1.5 ct moissanite solitaire ring, with scrollwork on the shank. Set in 14k gold. See it on Amazon. 

In terms of durability, it scores a 9.25 on the Mohs scale, while diamond scores a perfect 10. This makes moissanite an excellent option that’s going to last about as long as a diamond would. Do keep in mind that moissanites have more fire (rainbow sparkles) than brilliance (white sparkle). If that is something you’d like to avoid, then a crushed ice cut will break up the sparkles into smaller shards, and get you a more toned down moissanite. 

Moissanites are, on average, about 12-15 times more affordable than a diamond of similar specs (cut, color, clarity, carat).

White sapphire

White sapphires are a very rare occurrence since they almost always have at least some color in them. Natural white sapphires are very rare, but you can easily find lab-grown white sapphires. They’re not as brilliant as a diamond, yet will sit nicely on a ring. They’re rated a 9 on the Mohs hardness scale.


White sapphire ring with diamond halo, set in 14k gold. See it on Amazon

One thing to note, white sapphires can be a bit gray/dull and appear in direct sunlight like a diamond would in office lighting. So don’t expect a white sapphire to dazzle you. You’ll find white sapphires for an average of $800/carat. 

Cubic zirconia

These are very common diamond alternatives, and should not be confused with zircon, a similar stone with a lower score on the hardness scale (6.5).

Cubic zirconia is heavier and reflects a bit more light than diamonds, yet its edges dull in time. It scores an 8 on the hardness scale, while diamond is a 10. 

That being said, cubic zirconia is the most affordable diamond simulant out there. A 1 carat CZ usually doesn’t exceed $50. 

Opt for lower karat gold (price and durability)

Alright, those were all the white stones we think work well instead of diamonds. Now let’s talk about gold and its karats. Normally you’d want to go for platinum, but it’s very expensive (and you’re on a budget).

Our suggestion is to go for white gold, if you were originally looking at platinum. Or, if you want yellow gold, you can go for that too, or even rose gold. What matters more here are the karats.


Lab-grown 1 carat cushion cut diamond solitaire ring, set in 14k gold. See it on Amazon

Jewelry gold is not pure gold, because pure 24k gold is soft. It scratches easily, and it’s simply not a good idea to use in heavily worn jewelry (like rings).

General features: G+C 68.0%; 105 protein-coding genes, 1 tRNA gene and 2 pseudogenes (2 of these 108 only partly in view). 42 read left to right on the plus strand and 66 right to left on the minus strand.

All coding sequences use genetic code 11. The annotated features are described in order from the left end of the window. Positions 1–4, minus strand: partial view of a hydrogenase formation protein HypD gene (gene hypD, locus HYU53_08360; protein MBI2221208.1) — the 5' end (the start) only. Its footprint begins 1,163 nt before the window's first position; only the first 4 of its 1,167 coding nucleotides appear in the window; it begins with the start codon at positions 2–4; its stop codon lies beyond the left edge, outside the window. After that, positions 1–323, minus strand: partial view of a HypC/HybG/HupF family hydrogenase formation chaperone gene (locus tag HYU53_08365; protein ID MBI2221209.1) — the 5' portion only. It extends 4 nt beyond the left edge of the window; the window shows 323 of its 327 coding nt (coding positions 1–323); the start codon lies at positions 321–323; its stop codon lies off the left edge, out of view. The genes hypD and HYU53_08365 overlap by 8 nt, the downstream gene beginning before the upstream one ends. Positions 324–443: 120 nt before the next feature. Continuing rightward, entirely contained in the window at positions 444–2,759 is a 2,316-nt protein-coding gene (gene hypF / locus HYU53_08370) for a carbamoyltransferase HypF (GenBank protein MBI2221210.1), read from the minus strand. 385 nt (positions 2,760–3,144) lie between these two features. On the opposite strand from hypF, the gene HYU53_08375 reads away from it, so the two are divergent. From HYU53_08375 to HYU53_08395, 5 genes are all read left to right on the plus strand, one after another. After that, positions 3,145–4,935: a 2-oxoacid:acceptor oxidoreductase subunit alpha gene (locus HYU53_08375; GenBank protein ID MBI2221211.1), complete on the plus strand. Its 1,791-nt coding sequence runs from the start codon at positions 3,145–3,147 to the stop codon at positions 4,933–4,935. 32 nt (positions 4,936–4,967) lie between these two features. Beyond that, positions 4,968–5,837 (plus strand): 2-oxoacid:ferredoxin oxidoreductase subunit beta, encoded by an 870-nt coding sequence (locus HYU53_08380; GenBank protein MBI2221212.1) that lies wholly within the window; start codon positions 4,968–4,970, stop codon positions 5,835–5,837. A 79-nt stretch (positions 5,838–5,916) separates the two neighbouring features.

So gold is blended with different metal alloys, in order to get a more durable metal. How much gold is left in that mix is equal to how many karats you see on the label. 18k gold is the most common one to buy for engagement rings, but consider going a bit lower to 14k gold.

The main differences are:

  • for yellow gold, 18k gold is a deeper, warmer yellow
  • for white gold 14k gold shows up as a brighter white
  • for rose gold 14k gold is that pink you’re looking for
  • 14k gold is always more durable than 18k gold, simply because it’s got less soft gold in it

So take look at what your jeweler is offering for 14k and 18k gold, see if you can’t mix and match the right stone with the right metal to land within your budget. And before you do any of that, we recommend you read the following part as well.

What to know before buying an engagement ring at all

Before you buy anything as big as an engagement ring, you need to take a few things into account. This is a big decision, and you need to take a look at your budget, savings, and spending habits (both of you).

But before all that, there’s the sentimental value you have to look at. Here’s what to remember.

Engagement rings are sentimental, go for something meaningful

Engagement rings are for your partner to wear, chosen by you. It’s one of the most beautiful gifts you can make.

So whatever you end up choosing, always ask yourself if this would remind your partner of anything about your relationship. Maybe it’s a stone your partner has always wanted, or it’s a ring that is similar to a piece of jewelry your partner loves.

It could be, if you’re feeling romantic, a stone from where you first vacationed, or maybe you can inscribe the date of your first date.

What we’re getting at is that the engagement ring doesn’t just have to cost something, it has to mean something.

Always take your partner’s taste and lifestyle into account

Suppose your partner likes all things shiny and sparkly, yet works as a nurse and their hands are constantly gloved or working. Does this mean you can’t get a big ring ?

It means you shouldn’t get a tall ring since it will only get in the way. However an eternity ring with small diamonds is easier to work with.

And does your partner prefer simpler, no-fuss clothes and jewelry ? Then it might be overwhelming for them to receive a big ring, so something without a stone or with a smaller stone may be more in their comfort zone.

There are plenty of rings to choose from, from the most outlandish and extravagant to the most simple and understated yet elegant. Take a look at your partner’s usual jewelry and see what you can get inspiration from.

This is a ring they will be wearing every day and possibly not take off even when showering. It has to go with everything else, and not in the way of everyday life.

An engagement ring should NOT cost a 3-month salary

Finally, we’re getting to how much an engagement ring should cost. Choosing your budget is not easy, but following fixed rules isn’t really a good idea either. The silly 2 or 3 salaries idea has long been debunked as a DeBeers ploy to make you spend more on diamonds.

Really, how much you spend on the ring shouldn’t matter that much because afterwards you have a wedding to plan. That comes with higher costs, and the more money you pay for the ring, the less you will have leftover for the wedding.

Don’t fall for the more is more idea, there is such a thing as too much for your personal situation. Take an honest look at your overall budget, savings, expenses, upcoming expenses, and then figure how much you can spare for the ring.